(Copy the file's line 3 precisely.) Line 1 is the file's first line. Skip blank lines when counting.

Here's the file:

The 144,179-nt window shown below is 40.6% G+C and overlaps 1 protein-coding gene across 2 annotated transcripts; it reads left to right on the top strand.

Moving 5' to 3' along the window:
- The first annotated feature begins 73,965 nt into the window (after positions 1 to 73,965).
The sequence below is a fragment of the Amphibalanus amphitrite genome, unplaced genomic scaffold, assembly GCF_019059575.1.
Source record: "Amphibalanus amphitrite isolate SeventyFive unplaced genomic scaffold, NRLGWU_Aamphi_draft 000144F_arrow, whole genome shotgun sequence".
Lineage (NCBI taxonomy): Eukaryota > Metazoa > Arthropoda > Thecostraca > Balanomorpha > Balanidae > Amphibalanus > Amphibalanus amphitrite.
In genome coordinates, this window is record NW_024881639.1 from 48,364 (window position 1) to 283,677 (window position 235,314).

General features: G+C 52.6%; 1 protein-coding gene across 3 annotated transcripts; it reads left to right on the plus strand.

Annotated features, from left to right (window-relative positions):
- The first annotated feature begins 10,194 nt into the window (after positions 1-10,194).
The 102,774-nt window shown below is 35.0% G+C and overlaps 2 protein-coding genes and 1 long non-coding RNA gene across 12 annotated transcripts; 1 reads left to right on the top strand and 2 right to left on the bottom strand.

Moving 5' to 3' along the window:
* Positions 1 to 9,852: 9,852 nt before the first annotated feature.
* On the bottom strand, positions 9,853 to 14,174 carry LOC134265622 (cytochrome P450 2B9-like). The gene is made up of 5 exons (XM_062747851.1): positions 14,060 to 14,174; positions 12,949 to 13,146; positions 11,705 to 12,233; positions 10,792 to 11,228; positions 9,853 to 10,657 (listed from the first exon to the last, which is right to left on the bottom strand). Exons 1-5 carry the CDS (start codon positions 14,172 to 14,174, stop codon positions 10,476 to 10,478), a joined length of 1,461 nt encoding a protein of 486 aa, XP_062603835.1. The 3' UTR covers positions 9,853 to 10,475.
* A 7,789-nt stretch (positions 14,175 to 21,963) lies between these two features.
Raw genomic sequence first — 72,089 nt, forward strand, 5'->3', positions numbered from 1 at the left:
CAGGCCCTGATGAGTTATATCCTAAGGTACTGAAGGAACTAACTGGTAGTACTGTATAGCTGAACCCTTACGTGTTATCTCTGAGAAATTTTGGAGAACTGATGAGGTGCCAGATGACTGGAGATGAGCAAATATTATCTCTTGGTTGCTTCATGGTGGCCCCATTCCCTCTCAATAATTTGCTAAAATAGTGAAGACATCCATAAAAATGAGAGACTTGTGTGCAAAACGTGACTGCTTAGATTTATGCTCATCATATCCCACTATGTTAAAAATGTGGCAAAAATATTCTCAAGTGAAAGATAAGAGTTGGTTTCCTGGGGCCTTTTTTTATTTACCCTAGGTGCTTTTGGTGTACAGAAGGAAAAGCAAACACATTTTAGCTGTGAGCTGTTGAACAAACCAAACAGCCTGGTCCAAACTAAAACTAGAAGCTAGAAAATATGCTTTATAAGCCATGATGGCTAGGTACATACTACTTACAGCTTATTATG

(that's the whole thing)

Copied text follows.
- The first annotated feature begins 73,965 nt into the window (after positions 1 to 73,965).